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Thread: Basting with glue

  1. #11
    Super Member alleyoop1's Avatar
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    I don't know about the rest of you but when I was in grade school (called elementary back then!) we used LePage's glue. It was golden color and was dispensed out of a rubber top with a slit in it. Elmer's didn't come out until later.
    Proud grandma of Coast Guard grandson and Air Force granddaughter!

  2. #12
    Power Poster Jingle's Avatar
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    I still pin baste my quilts. I do it on my glass topped dining table and I make larger quilts and I have to move them to different sections to get them all pinned. I don't think the glue basting would work very well with my set up.
    I do think glue basting would work well for matching intersections when sewing long rows to each other. I could see right away that they are matchine up as they should. I will try it. Thanks for all the helpful hints.
    Another Phyllis
    This life is the only one you get - enjoy it before you lose it.

  3. #13
    Super Member Prism99's Avatar
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    Quote Originally Posted by alleyoop1 View Post
    I don't know about the rest of you but when I was in grade school (called elementary back then!) we used LePage's glue. It was golden color and was dispensed out of a rubber top with a slit in it. Elmer's didn't come out until later.
    I remember that stuff! It was rubber cement and cleaned up pretty easily because, after it was dry, you could rub it off into a small ball.

  4. #14
    Super Member Pinkiris's Avatar
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    Gals-- I think we're really dating ourselves with our memories! If I'm remembering correctly, the "glue" in the bottle with the rubber thingy on top was called mucilage, wasn't it?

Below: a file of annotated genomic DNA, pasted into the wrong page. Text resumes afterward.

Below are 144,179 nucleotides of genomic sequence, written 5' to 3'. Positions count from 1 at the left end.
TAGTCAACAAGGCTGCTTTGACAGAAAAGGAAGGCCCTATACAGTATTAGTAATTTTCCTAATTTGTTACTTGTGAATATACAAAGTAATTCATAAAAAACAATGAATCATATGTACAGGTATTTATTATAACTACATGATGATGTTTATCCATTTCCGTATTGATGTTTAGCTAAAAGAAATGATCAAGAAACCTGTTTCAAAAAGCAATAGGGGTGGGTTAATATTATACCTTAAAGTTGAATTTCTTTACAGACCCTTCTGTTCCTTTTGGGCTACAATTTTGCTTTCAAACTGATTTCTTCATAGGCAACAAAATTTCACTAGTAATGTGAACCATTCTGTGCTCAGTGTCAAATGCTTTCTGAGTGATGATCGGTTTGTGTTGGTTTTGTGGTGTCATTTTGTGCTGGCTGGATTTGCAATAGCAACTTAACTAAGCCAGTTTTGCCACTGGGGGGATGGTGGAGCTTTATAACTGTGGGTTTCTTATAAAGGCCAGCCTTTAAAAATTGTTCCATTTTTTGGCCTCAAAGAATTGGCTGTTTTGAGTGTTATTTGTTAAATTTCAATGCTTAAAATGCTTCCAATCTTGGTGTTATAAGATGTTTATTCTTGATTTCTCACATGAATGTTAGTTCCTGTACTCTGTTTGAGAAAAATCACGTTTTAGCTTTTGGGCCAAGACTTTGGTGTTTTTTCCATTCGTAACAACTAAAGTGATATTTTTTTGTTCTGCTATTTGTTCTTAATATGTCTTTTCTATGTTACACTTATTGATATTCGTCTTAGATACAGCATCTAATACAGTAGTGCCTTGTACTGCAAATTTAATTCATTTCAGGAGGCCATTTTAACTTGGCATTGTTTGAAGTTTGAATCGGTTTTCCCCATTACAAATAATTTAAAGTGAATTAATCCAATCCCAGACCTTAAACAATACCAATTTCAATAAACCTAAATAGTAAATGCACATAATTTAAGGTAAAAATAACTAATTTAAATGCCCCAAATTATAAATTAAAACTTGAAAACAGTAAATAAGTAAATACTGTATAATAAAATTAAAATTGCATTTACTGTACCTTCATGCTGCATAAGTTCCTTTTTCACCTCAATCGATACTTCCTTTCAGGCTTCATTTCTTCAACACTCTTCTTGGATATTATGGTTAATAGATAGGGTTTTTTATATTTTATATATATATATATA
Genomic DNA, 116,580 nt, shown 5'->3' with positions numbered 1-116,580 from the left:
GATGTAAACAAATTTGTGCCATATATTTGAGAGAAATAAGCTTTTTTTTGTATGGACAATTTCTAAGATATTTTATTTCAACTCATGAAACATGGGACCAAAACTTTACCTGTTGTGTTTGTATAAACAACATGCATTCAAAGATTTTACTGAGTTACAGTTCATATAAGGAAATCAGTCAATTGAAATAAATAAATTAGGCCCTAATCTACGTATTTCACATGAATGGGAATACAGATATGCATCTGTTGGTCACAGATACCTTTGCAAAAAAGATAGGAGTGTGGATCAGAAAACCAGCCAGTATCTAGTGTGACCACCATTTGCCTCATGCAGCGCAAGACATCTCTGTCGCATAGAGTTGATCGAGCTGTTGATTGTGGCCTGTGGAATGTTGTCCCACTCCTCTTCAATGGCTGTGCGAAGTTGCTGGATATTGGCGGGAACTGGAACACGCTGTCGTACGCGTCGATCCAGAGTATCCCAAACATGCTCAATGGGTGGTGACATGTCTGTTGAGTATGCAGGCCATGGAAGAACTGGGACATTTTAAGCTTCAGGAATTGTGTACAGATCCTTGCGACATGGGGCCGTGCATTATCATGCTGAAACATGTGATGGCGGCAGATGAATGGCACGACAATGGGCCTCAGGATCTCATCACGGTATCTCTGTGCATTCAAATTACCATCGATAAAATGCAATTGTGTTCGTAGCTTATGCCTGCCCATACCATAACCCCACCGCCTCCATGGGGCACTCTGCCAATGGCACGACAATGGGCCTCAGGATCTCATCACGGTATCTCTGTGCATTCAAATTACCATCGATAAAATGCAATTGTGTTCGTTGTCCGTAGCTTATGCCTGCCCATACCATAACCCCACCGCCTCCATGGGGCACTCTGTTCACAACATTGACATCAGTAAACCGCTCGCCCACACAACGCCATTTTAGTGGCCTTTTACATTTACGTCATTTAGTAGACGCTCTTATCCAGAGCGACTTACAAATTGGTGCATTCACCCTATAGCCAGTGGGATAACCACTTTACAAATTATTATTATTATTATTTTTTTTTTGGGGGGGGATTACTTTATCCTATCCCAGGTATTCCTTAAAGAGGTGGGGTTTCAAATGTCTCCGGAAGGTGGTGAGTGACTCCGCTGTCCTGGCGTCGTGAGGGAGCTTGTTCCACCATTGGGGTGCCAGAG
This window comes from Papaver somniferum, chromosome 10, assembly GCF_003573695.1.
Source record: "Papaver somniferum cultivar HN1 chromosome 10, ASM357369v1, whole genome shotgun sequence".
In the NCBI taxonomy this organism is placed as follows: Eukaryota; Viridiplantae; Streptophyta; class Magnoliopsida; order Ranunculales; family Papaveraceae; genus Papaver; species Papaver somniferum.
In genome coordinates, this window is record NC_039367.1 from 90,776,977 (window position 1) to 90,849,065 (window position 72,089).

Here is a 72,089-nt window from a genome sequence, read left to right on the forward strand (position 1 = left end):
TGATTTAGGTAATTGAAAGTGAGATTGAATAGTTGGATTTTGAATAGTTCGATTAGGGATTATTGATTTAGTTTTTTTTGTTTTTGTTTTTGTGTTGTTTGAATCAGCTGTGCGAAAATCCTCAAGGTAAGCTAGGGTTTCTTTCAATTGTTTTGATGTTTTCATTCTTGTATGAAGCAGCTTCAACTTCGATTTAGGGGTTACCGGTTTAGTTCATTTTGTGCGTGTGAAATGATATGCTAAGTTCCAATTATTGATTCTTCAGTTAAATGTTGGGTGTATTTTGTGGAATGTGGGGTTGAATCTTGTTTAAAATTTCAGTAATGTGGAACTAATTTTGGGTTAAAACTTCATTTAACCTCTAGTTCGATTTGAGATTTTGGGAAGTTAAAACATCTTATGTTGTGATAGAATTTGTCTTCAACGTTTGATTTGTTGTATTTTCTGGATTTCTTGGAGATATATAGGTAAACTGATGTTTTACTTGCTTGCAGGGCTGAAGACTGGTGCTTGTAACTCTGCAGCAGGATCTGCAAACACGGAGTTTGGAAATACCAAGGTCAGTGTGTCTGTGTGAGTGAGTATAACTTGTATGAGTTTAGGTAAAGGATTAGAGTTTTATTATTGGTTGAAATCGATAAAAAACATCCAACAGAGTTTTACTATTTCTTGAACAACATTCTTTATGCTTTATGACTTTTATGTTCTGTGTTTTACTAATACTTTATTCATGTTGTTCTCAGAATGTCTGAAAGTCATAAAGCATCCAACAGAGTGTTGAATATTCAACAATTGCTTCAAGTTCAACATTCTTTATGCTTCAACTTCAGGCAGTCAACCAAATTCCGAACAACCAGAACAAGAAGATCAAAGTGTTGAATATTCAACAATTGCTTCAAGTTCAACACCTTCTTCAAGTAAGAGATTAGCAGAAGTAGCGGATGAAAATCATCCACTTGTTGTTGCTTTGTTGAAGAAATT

Sue

  5. #15
    Super Member Prism99's Avatar
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    You're right. It was mucilage -- actually gum arabic, not rubber cement. I finally thought to Google it.
    http://www.thecakelady.ca/lepagesglue/mucilage.html

  6. #16
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    Quote Originally Posted by Pinkiris View Post
    Gals-- I think we're really dating ourselves with our memories! If I'm remembering correctly, the "glue" in the bottle with the rubber thingy on top was called mucilage, wasn't it?
    Oh yes, I remember that! I would never use it as I always thought it was mucous. YUK, actually mucous might work too - double yuk

  7. #17
    Super Member Neesie's Avatar
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    I remember that mucilage; it's what we used at home. At school, we had to use messy white paste, in a jar. It usually smelled a bit like wintergreen and always left the pasted item rather lumpy.
    Neesie


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  8. #18
    Super Member karenpatrick's Avatar
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    Would it be appropriate to use this method of basting on a Christmas tree skirt that I'm working on an don't really want to wash?

  9. #19
    Super Member jmoore's Avatar
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    I, too, just finished the binding on a quilt using Elmer's School Glue for the first time. I followed the youtube post The Binding Angel and it was quite helpful. The only suggstion I have is to use a dry iron which I don't think was mentioned in the video... I learned this quickly when the glue didn't set. I ususally do most of my pressing with steam so I didn't give the iron setting any thought until the glue was still sticky when I took my project to my machine.

  10. #20
    Senior Member Moon Holiday's Avatar
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    I use the archival glue sticks especially when putting together my miniature (as well as pp) projects. This glue doesn't cause the threads to breakdown.
    Attitude is the mind's paintbrush. It colors every situation.

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